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Daisy Black
and
Katharine Goodland

Between the middle of the fourteenth century and the 1642 closing of the theatres, performance activity in England underwent significant change. At the beginning of this period, there were no dedicated playhouses, nor was there a profitable business in the publishing of plays. Yet England had thriving and durable performance traditions, encompassing pageantry, games, tournaments, street theatre, folk plays, festivals, royal entries, civic biblical cycles, and liturgical church drama. These theatrical practices were not only local and regional but were also carried across much of the island by touring companies before and after the emergence of professional theatres. Without these deeply ingrained, vibrant customs of playing, the professional theatres would have had little chance of success. Over the past twenty years, advances in research have increasingly demonstrated that the diachronic, teleological approach implied by the conventional period categories limits our understanding of the complex theatrical landscape in England during this time. Work by repertory companies, Records of Early English Drama (REED), and scholarship on the Digby, Towneley, and Hegge manuscripts shows these traditions were ‘synchronic’, as earlier practices of touring, staging, and performance continued, and in some cases increased after the advent of London’s professional playhouses. These traditions were also bound in complex ways to the religious alliances of their patrons. The chapters in this volume explore how later dramatists employed earlier modes of staging, costuming, props, characterization, dramaturgy, and tropes which variously performed commemoration, made political and religious statements, pushed the limits of genre, parodying and reforming earlier performance traditions.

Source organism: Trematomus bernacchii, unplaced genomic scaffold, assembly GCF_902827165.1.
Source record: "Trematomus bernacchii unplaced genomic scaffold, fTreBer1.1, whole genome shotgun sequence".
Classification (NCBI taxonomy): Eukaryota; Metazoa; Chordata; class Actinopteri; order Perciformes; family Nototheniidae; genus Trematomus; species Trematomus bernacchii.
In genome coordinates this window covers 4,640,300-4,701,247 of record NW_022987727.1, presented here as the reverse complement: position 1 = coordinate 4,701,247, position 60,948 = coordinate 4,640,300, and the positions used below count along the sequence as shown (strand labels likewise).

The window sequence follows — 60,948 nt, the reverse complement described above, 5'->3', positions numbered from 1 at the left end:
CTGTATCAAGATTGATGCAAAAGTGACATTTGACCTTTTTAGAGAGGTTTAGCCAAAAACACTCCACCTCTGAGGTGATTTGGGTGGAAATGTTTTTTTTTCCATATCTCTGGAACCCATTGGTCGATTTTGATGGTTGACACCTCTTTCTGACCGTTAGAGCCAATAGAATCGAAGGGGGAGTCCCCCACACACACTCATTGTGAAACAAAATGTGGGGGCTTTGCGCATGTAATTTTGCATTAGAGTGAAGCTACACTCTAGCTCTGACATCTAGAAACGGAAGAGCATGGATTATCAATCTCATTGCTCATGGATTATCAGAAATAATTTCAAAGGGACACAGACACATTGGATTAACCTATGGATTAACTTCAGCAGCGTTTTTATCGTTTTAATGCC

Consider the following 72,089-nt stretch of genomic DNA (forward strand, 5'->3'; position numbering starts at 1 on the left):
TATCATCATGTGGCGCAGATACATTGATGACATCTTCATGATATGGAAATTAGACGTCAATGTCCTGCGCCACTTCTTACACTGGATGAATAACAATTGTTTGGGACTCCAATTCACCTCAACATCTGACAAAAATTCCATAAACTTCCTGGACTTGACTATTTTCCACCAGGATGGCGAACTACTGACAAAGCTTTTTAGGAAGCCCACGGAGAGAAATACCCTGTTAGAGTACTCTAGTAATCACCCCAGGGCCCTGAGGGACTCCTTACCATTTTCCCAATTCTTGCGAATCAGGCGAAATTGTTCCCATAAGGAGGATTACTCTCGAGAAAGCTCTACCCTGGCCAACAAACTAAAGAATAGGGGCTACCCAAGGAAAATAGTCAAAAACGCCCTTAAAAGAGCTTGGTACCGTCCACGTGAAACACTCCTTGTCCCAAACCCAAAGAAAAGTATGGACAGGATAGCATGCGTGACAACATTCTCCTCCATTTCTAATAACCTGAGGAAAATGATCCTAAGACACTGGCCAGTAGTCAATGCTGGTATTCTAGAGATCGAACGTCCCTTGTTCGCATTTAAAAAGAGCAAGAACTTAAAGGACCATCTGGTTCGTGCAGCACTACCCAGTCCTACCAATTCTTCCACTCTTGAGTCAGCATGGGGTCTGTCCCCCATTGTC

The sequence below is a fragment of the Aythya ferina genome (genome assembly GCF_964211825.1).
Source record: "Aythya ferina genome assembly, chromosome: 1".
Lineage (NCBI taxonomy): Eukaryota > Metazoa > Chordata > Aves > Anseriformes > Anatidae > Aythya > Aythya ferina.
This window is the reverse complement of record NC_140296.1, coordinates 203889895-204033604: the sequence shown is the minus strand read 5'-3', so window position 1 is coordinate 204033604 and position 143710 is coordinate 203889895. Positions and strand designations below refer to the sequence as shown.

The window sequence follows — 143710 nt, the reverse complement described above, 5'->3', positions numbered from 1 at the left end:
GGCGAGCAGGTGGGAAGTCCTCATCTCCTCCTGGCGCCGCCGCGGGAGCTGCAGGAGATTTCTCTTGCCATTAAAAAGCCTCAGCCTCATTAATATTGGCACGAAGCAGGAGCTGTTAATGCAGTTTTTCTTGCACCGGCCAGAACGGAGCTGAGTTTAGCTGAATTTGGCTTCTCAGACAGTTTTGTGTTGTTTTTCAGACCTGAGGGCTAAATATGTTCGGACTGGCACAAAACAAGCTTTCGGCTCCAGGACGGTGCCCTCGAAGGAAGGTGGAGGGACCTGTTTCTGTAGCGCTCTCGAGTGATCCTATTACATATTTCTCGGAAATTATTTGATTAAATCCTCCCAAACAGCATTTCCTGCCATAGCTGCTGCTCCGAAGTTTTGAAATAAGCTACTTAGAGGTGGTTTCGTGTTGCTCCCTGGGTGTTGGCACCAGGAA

in Medieval afterlives